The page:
Question: How is it that in people occupied with scientific studies artistic imagination is lacking? Are these two things opposed to each other?
Mother: They do not belong to the same domain. It is exactly as though you had what is called “a torchlight”, a small beacon-light in your head at the place of observation. Scientists who want to do a certain work turn the beacon in a particular way, they always put it there and the beacon remains thus: they turn it towards matter, towards the details of matter. But people with imagination turn it upward, because up above there is everything, you know, all inspirations of artistic and literary things: this comes from another domain. It comes from a much more subtle domain, much less material. So these turn upward and want to receive the light from above. But it is the same instrument. The others turn it downwards, and it is just a lack of gymnastic skill. It is the same instrument. It is the same power of a luminous ray upon something. But as one has made it a habit of concentrating it in a certain direction, one is no longer supple, one loses the habit of doing things otherwise.
But you can at any time do both the things. When you are doing science, you turn it in one direction and when you do literature and art, you turn it in the other direction; but it is the same instrument: all depends on the orientation. If you have concentration, you can move this power of concentration from one place to another and in every way it will be effective. If you are occupied with science, you use it in a scientific way, and if you want to do art, you use it in an artistic way. But it is the same instrument and it is the same power of concentration. It is simply because people do not know this that they limit themselves. So the hinges get rusty, they do not turn any more. Otherwise, if one keeps the habit of turning them, they continue to turn. Moreover, even from the ordinary point of view, it is not rare to find a scientist having as his hobby some artistic occupation – and the reverse also. It is because they have found that the one was not harmful to the other and that it was the same faculty which could be utilised in both.
Essentially, from the general point of view, particularly from the intellectual viewpoint, the most important thing is the capacity of attention and concentration, it is that which one must work at and develop. From the point of view of action (physical action), it is the will: you must work and build up an unshakable will. From the intellectual point of view, you must work and build up a power of concentration which nothing can shake. And if you have both, concentration and will, you will be a genius and nothing will resist you.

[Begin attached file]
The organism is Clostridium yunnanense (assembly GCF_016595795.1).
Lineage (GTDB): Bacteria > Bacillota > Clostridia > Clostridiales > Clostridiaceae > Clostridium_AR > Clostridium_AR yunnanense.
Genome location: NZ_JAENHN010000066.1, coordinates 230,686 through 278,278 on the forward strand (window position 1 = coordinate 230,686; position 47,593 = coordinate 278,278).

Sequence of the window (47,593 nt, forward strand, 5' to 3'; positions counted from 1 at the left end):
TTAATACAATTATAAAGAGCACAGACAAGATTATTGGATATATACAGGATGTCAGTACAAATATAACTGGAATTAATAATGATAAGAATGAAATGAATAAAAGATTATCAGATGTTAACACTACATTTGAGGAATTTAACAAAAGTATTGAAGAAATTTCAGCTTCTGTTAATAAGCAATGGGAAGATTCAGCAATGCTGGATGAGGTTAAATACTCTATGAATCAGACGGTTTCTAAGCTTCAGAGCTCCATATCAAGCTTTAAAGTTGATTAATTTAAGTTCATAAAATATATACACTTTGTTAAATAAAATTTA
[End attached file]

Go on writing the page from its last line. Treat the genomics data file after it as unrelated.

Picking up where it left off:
(Collected Works of the Mother, vol 5, p 128-129)
Ideas comes from the Universal Mind
Mother: Ideas have a higher origin than the mind. There is a region of the mind, higher than the ordinary mind, in which there are ideas, typal ideas, really prototypes; and these ideas descend and are clothed in mental substance. So, in accordance with—how to put it?—the quality of the receiver, they either keep all their own qualities and original nature or become distorted, coloured, transformed in the individual consciousness. But the idea goes far beyond the mind; the idea has an origin much higher than the mind. So, the functioning is the same from both the universal and the individual point of view; the individual movement is only representative of the universal one. The scale is different, but the phenomenon is the same. Of course, these are no longer “thoughts” as we conceive thoughts; they are universal principles— but it’s the same thing—universal principles on which the universes are built.
In another conversation, she expounded on the different transcendental planes which are the source of creativity:
The first zone you encounter is the zone of painting, sculpture, architecture: everything that has a material form…They are not forms as we know them, but rather typal forms; you can see garden types, for instance, wonderfully colored and beautiful, or construction types.
Then comes the musical zone, and there you find the origin of the sounds that have inspired the various composers. Great waves of music, without sound. It seems a bit strange, but that’s how it is.
Beyond the musical zone lies thought: thoughts, organized thoughts for plays and books, abstractions for philosophies. That is the third zone. What you find there are thought formations that are expressed in each person’s brain in his own language. There are thought combinations for novels, plays, even philosophical systems. They are combinations of pure thought, not formulated in any language, but they are automatically expressed in each one’s brain according to his particular language. It is the domain of pure thought….
Higher up, there is a fourth zone, a zone of colored lights, plays of colored lights;… it is a zone of forces, a zone which appears as colored lights. No forms – colored lights representing forces. And one can combine these forces so that they work in the terrestrial atmosphere and bring about certain events. It’s a zone of action, independent of form, sound and thought; it is above all that. (Mother’s Agenda, 27 Oct 1962)
In other words, mathematical objects per se do not exist in some transcendental world but the generic patterns of thinking which influence our ideas do exist. These ideas descend into our mind through the four levels of Vedic Vak covered in an earlier article. Also check the articles on Roger Penrose versus Sri Aurobindo which explores this topic further.
- Roger Penrose and Sri Aurobindo on the Mind
- How to develop intuition
- Four Powers of Intuition
- Study of science as an aid in Yoga
- The role of intellectual development in the spiritual path
- How does the mind change with Yoga?
- All thoughts come from outside
- Distinguishing between stilling the mind and dynamizing meditation
- Syncretism in Sri Aurobindo’s thought – part 1
- Syncretism in Sri Aurobindo’s thought – part 2
- How does the brain absorb new ideas?
- Vedic Vak: illustration of Para Vak
- Brain imaging can reveal the movies in our mind
- The brain is not the mind as per Yoga psychology
- Perception of Time changes with the concentration of consciousness
- Difference between genius and mysticism